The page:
What it says in the papers: business pages
HERE are the main business stories from this morning's papers:
***A former member of NAMA’s Northern Ireland advisory board stood to make £5m in fees from the proposed sale of the loans of Northern Irish debtors.
The Dail Public Accounts Committee was told global investment management firm PIMCO was to pay £15m in acquisition fees, with a third of these set to go to former NAMA advisor Frank Cushnahan.
Mr Cushnahan had been a member of NAMA’s Northern Ireland advisory board until late 2013.
NAMA chairman Frank Daly told the committee PIMCO informed it in March 2014 of the proposed fees. These included proposed payments to Belfast law firm Tughans and to Mr Cushnahan.
***The late Brian Lenihan was “suspicious” of the banks and could not determine if they were deliberately misleading him or just inept, the Banking Inquiry has been told.
Cathy Herbert, former special adviser to the finance minister, said he found it “very difficult” dealing with the banks. “Yes, he was suspicious, yes.”
She told Deputy Kieran O’Donnell: It was difficult for him to know ... at times, whether he was being misled or whether it was just ineptitude.”
***A planned International Shipping Services Centre (ISSC) in Dublin could catapult Ireland to being a major maritime base to rival London, Hamburg and Singapore, a new report published today has claimed.
The report, undertaken by the Socio-Economic Marine Research Unit (SEMRU) at NUI Galway, said that the centre would be a “major development” within Ireland's marine commerce sector.
“Building on the experience from the International Financial Services Centre, and on Ireland's success in aircraft leasing, the ISSC plan aims at developing a hub for international ship finance in Dublin to establish Ireland as an international maritime centre such as London, Hamburg and Singapore,” the report notes.
***There are hopes that the stalemate preventing a deal on Greece’s debt could finally be overcome as the Syriza party has submitted a new series of reform proposals seeking a €53bn bailout package from its creditors.
The European Council has called on both sides to make major concessions, significantly, saying that the Greek government’s proposal must be matched by an “equally realistic proposal on debt sustainability” from creditors.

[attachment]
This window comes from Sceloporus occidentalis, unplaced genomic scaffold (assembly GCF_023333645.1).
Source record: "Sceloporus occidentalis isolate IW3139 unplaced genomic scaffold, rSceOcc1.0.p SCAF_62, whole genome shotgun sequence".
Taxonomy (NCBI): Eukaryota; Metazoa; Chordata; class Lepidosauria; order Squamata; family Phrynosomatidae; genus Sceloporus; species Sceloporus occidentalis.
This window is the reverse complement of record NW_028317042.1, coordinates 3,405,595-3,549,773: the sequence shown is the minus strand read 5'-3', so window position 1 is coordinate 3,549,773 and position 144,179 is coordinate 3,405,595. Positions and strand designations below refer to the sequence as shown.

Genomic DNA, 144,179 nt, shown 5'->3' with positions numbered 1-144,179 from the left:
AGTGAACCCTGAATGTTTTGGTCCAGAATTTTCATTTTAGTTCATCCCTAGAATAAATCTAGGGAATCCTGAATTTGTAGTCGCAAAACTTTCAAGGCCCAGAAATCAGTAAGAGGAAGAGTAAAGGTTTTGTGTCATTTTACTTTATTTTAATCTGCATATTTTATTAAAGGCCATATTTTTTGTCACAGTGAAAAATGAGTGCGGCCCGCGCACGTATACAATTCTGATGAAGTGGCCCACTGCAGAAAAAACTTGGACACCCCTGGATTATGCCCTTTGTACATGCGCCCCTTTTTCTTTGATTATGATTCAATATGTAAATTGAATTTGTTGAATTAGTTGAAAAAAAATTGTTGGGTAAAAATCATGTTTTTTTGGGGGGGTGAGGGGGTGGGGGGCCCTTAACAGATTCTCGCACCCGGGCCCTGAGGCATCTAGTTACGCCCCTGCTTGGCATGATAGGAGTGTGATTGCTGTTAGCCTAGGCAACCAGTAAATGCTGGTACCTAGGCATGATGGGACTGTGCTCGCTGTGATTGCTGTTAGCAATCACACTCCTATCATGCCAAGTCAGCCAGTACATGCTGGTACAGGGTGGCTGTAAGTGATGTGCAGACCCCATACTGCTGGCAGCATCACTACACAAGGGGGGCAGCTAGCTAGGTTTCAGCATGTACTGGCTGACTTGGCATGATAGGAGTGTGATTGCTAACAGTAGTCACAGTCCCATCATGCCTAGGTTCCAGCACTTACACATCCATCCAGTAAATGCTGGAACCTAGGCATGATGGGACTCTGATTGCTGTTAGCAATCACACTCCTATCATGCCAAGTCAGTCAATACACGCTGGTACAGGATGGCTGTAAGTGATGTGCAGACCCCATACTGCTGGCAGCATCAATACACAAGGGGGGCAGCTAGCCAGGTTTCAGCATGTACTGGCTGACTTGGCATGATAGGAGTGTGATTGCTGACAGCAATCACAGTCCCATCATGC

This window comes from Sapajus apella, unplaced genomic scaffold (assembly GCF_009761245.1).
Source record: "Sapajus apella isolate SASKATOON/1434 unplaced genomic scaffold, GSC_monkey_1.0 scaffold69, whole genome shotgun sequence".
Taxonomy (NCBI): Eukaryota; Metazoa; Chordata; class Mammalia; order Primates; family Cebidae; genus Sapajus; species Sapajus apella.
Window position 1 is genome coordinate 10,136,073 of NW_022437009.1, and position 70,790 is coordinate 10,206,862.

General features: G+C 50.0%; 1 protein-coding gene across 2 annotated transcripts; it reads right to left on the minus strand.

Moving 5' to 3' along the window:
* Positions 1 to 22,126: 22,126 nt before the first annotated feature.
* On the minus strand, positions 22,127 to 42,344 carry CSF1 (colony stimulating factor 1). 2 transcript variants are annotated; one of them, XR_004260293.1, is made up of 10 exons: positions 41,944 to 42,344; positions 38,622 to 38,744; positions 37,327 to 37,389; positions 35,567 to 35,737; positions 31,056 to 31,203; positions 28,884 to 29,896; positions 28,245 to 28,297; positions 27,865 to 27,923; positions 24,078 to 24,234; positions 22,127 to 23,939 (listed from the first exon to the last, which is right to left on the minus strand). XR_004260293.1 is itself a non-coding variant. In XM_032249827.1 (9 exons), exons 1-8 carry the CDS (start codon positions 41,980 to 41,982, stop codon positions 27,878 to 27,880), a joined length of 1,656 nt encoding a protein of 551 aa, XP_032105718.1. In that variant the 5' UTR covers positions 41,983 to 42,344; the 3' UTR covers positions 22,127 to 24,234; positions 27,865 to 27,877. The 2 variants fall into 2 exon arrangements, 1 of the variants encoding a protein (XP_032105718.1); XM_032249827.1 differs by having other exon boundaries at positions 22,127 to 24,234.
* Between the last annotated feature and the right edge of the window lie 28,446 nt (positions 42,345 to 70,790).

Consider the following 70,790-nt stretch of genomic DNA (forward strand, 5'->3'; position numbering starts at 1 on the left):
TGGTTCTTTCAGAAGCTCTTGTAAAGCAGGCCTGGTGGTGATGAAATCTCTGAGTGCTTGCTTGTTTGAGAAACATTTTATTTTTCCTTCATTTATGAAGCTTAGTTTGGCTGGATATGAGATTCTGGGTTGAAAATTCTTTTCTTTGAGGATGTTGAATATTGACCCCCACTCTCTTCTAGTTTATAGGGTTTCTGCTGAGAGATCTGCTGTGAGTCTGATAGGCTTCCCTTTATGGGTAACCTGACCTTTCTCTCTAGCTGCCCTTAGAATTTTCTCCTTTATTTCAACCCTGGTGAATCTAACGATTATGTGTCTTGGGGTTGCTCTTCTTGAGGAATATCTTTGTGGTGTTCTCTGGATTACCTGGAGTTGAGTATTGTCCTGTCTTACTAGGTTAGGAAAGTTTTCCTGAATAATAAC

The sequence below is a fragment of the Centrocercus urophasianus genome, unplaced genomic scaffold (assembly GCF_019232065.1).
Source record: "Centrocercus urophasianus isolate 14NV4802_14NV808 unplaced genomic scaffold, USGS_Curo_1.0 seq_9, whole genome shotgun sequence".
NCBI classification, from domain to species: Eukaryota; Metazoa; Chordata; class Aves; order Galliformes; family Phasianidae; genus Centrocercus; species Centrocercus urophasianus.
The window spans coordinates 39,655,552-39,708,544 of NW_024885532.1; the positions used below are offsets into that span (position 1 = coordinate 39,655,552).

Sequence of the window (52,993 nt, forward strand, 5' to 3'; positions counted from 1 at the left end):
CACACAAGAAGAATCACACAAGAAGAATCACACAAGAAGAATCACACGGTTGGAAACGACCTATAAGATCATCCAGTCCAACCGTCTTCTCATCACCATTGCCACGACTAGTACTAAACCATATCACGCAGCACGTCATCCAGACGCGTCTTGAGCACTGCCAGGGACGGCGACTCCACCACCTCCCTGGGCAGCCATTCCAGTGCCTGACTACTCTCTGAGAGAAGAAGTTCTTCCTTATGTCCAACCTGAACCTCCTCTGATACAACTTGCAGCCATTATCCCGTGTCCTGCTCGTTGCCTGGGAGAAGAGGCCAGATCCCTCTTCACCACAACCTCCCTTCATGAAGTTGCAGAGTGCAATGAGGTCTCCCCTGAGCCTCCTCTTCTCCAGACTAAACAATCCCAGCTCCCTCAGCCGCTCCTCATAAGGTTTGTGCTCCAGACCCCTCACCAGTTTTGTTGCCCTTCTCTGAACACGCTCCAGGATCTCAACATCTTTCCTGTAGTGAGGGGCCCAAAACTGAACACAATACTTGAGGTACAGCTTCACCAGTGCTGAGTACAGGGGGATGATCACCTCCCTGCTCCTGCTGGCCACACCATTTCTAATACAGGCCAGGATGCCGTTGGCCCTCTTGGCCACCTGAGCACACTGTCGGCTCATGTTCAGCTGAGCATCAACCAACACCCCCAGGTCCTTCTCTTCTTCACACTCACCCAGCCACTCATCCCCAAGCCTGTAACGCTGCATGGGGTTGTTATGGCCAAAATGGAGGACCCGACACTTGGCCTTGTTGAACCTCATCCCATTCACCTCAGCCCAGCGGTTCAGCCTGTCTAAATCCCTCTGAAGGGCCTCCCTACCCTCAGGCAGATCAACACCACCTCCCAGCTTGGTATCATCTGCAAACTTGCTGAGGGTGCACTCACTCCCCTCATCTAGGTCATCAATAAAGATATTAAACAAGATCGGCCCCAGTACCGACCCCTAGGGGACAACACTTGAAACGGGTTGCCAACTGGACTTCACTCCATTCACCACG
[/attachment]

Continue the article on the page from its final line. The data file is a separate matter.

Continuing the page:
The Irish Times reports that Athens is to push ahead with changes to its pension system and VAT to demonstrate to its creditors that it is serious about reform.
***Online retail giant Amazon has acquired the former Jacob’s biscuit factory in Tallaght, Dublin, the Irish Times reports.
According to the newspaper the old Jacob’s factory has been lying vacant since Jacob’s biscuits shut in 2008. The newspaper says that the building’s acquisition is set to generate a major jobs boost for the local economy.
Amazon already has one of its major data centres in Tallaght, Tesco’s former distribution centre on Greenhills Road, which it repurposed into a 240,000 sq ft data centre.
***House prices in Ireland increased at more than six times the EU average in the first three months of the year, the fastest rate in the union.
Prices jumped by almost 17pc compared to the same period last year. Sweden had the next highest rise in prices with an 11.6pc increase.
The average house price increase across the EU in the period was 2.5pc, according to the Eurostat House Price Index.
***Beijing’s increasingly frantic attempts to stem a stock market rout were finally rewarded as Chinese shares bounced around 6pc yesterday, but the costs of heavy-handed state intervention are likely to weigh on the market for a long time.
The rebound came after China’s securities regulator, in its most drastic step yet to arrest the slump, banned shareholders with large stakes in listed firms from selling. The banking regulator said separately it would allow lenders to roll over loans backed by stocks.
The CSI300 index of the largest listed companies in Shanghai and Shenzhen raced higher to close up 6.4pc, while the Shanghai Composite Index bounced 5.8pc for its biggest daily percentage gain in six years.
***The Government has insisted that the high-profile IBRC inquiry is still on track after the judge heading up the Commission of Investigation quit just a month after it was set up.
Mr Justice Daniel O'Keeffe is said to have informed Government that, for personal reasons, he is unable to continue to act as chairman. He has been replaced by High Court Judge Brian Cregan.
The Irish Examiner reports that the move is likely to raise concerns about the timeline of the inquiry, even though officials stressed that the investigation’s deadline of December 31 remains unchanged.
*** Accounting firm Ernst & Young (EY) has received fees from the Central Bank totalling between €21m and €22m over the past two years.
Minister for Finance Michael Noonan confirmed that last year the Central Bank increased its pay to EY by 20pc going from €9.5m to €10m in 2013 to between €11.5m to €12m last year.
However, the bank yesterday refused to say what type of work EY engaged in last year for the Central Bank to receive the large fee pay-out.